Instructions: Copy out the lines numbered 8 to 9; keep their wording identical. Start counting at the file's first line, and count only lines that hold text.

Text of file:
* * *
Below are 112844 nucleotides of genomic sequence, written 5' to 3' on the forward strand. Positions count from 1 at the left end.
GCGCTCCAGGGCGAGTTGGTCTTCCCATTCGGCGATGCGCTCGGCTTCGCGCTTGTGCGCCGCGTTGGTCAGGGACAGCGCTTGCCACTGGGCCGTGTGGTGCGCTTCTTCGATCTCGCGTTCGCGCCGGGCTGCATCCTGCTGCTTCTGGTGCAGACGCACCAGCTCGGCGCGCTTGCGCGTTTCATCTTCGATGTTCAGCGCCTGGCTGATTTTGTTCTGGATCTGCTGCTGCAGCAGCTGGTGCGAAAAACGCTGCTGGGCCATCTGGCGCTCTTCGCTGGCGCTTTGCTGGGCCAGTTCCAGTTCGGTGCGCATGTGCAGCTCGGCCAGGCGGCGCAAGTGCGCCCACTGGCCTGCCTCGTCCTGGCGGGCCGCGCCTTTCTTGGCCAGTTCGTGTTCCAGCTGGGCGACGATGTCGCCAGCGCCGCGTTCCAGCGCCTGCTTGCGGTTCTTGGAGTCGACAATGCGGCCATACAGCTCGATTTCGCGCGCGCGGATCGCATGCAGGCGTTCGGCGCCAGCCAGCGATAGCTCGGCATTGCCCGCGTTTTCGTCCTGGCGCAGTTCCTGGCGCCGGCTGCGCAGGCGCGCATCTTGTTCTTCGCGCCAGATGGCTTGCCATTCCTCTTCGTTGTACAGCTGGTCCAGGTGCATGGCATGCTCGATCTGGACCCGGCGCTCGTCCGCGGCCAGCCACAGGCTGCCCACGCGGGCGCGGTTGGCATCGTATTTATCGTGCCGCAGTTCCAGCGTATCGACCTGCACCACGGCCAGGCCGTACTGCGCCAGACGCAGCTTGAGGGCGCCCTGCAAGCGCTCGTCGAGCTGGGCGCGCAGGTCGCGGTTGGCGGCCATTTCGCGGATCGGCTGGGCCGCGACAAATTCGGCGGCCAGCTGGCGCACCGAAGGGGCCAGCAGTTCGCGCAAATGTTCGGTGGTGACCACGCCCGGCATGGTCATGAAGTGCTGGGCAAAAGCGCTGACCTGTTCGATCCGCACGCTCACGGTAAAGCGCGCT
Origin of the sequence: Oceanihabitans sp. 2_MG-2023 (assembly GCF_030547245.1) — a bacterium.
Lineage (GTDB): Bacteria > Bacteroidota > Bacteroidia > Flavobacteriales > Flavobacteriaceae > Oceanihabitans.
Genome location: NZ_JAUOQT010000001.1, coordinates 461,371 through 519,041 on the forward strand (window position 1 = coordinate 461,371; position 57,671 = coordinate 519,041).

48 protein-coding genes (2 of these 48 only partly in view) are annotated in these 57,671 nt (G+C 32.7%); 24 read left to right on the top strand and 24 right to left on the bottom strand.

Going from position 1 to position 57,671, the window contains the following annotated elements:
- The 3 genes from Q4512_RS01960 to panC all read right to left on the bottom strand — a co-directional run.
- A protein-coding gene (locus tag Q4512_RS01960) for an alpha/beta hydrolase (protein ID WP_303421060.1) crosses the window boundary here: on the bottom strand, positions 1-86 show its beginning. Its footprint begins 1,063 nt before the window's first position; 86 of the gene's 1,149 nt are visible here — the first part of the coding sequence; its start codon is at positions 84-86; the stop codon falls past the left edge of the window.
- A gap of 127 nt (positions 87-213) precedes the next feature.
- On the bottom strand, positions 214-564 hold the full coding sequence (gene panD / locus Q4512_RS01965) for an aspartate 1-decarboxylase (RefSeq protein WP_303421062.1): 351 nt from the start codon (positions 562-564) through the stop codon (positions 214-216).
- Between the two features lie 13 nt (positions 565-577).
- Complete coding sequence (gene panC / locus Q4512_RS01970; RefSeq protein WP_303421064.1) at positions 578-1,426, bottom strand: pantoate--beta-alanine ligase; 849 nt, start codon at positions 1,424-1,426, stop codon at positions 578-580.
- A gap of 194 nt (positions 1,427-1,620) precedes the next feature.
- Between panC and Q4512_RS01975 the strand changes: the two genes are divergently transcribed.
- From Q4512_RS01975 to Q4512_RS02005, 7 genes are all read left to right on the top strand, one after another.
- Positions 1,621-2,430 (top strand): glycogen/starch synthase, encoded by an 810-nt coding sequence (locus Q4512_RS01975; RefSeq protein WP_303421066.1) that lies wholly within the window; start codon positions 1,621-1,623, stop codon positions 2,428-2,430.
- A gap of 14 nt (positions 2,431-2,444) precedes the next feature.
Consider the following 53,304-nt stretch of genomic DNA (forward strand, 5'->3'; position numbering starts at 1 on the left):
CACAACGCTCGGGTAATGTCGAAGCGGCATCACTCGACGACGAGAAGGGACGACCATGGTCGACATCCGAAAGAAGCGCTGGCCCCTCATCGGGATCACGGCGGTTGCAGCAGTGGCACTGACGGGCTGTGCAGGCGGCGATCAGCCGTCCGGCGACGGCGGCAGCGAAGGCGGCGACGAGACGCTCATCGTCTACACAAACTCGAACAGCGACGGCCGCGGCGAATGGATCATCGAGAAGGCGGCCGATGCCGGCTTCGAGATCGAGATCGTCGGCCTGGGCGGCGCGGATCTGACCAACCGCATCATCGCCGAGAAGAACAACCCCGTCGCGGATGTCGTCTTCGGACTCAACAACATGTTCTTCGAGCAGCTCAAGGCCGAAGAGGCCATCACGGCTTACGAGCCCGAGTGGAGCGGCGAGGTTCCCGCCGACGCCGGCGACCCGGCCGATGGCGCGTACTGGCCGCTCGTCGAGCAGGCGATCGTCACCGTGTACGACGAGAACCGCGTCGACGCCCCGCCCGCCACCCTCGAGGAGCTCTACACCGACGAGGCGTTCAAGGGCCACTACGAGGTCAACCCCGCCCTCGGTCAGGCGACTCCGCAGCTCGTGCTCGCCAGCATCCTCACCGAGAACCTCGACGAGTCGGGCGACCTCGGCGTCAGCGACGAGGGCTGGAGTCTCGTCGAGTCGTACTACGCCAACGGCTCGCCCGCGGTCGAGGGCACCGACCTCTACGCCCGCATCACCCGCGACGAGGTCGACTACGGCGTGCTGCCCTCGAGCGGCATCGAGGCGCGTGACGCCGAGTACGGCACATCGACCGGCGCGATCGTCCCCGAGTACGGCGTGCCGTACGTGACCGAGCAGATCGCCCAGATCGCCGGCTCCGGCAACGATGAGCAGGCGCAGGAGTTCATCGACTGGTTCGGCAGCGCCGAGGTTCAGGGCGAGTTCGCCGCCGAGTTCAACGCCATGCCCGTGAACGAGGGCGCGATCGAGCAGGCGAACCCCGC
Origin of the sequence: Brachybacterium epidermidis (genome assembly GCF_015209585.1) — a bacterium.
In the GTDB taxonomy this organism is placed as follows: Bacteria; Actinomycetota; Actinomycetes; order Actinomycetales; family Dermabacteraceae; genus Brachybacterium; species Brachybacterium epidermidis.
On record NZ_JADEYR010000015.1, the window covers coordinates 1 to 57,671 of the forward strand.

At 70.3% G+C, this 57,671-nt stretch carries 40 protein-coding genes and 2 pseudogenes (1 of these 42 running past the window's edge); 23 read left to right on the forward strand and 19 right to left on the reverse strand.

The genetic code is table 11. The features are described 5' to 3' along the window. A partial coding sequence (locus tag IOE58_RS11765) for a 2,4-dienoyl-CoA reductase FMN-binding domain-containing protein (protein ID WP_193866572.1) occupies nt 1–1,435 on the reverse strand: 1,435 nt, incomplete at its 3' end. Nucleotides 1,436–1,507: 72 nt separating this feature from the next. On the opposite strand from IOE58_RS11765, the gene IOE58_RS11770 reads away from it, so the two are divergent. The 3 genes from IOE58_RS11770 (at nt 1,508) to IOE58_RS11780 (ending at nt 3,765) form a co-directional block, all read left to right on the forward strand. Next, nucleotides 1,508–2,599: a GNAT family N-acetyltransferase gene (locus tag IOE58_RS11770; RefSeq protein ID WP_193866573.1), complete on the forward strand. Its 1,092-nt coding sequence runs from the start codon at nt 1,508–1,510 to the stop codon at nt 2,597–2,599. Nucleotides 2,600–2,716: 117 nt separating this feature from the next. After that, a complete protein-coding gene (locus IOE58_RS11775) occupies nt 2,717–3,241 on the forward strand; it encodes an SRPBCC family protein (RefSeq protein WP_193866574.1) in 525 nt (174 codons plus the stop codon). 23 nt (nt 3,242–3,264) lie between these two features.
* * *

- The 3 genes from Q4512_RS01960 to panC all read right to left on the bottom strand — a co-directional run.
- A protein-coding gene (locus tag Q4512_RS01960) for an alpha/beta hydrolase (protein ID WP_303421060.1) crosses the window boundary here: on the bottom strand, positions 1-86 show its beginning. Its footprint begins 1,063 nt before the window's first position; 86 of the gene's 1,149 nt are visible here — the first part of the coding sequence; its start codon is at positions 84-86; the stop codon falls past the left edge of the window.